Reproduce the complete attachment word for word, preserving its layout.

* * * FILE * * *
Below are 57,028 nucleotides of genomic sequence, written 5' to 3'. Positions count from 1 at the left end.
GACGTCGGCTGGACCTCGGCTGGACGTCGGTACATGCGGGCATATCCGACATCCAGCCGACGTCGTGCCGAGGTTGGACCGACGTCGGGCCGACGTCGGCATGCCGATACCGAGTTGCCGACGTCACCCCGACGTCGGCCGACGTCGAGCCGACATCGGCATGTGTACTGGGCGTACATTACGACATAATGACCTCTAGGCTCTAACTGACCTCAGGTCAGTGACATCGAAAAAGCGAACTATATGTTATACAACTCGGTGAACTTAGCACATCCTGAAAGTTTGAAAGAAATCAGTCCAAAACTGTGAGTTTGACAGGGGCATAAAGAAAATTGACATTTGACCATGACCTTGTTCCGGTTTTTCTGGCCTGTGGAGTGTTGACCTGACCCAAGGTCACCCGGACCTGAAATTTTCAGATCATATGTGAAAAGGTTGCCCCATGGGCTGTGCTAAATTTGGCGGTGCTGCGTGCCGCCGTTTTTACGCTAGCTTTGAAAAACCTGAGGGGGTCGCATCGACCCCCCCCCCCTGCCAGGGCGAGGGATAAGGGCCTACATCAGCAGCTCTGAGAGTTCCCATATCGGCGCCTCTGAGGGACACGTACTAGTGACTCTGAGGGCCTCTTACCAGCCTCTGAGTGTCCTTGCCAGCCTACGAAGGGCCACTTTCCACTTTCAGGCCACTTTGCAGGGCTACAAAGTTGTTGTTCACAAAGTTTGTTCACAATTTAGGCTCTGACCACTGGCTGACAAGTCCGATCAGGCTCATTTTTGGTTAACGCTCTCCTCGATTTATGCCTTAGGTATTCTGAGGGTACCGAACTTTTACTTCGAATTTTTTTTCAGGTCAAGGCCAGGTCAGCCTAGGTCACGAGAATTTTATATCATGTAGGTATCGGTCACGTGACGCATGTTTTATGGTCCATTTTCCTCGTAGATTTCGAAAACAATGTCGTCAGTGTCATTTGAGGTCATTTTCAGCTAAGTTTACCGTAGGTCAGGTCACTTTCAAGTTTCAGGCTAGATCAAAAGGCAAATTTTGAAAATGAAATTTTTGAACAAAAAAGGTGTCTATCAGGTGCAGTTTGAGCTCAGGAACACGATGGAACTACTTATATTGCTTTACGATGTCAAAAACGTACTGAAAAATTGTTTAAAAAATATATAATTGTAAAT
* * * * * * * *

Below are 57,028 nucleotides of genomic sequence, written 5' to 3'. Positions count from 1 at the left end.
GACGTCGGCTGGACCTCGGCTGGACGTCGGTACATGCGGGCATATCCGACATCCAGCCGACGTCGTGCCGAGGTTGGACCGACGTCGGGCCGACGTCGGCATGCCGATACCGAGTTGCCGACGTCACCCCGACGTCGGCCGACGTCGAGCCGACATCGGCATGTGTACTGGGCGTACATTACGACATAATGACCTCTAGGCTCTAACTGACCTCAGGTCAGTGACATCGAAAAAGCGAACTATATGTTATACAACTCGGTGAACTTAGCACATCCTGAAAGTTTGAAAGAAATCAGTCCAAAACTGTGAGTTTGACAGGGGCATAAAGAAAATTGACATTTGACCATGACCTTGTTCCGGTTTTTCTGGCCTGTGGAGTGTTGACCTGACCCAAGGTCACCCGGACCTGAAATTTTCAGATCATATGTGAAAAGGTTGCCCCATGGGCTGTGCTAAATTTGGCGGTGCTGCGTGCCGCCGTTTTTACGCTAGCTTTGAAAAACCTGAGGGGGTCGCATCGACCCCCCCCCCCTGCCAGGGCGAGGGATAAGGGCCTACATCAGCAGCTCTGAGAGTTCCCATATCGGCGCCTCTGAGGGACACGTACTAGTGACTCTGAGGGCCTCTTACCAGCCTCTGAGTGTCCTTGCCAGCCTACGAAGGGCCACTTTCCACTTTCAGGCCACTTTGCAGGGCTACAAAGTTGTTGTTCACAAAGTTTGTTCACAATTTAGGCTCTGACCACTGGCTGACAAGTCCGATCAGGCTCATTTTTGGTTAACGCTCTCCTCGATTTATGCCTTAGGTATTCTGAGGGTACCGAACTTTTACTTCGAATTTTTTTTCAGGTCAAGGCCAGGTCAGCCTAGGTCACGAGAATTTTATATCATGTAGGTATCGGTCACGTGACGCATGTTTTATGGTCCATTTTCCTCGTAGATTTCGAAAACAATGTCGTCAGTGTCATTTGAGGTCATTTTCAGCTAAGTTTACCGTAGGTCAGGTCACTTTCAAGTTTCAGGCTAGATCAAAAGGCAAATTTTGAAAATGAAATTTTTGAACAAAAAAGGTGTCTATCAGGTGCAGTTTGAGCTCAGGAACACGATGGAACTACTTATATTGCTTTACGATGTCAAAAACGTACTGAAAAATTGTTTAAAAAATATATAATTGTAAAT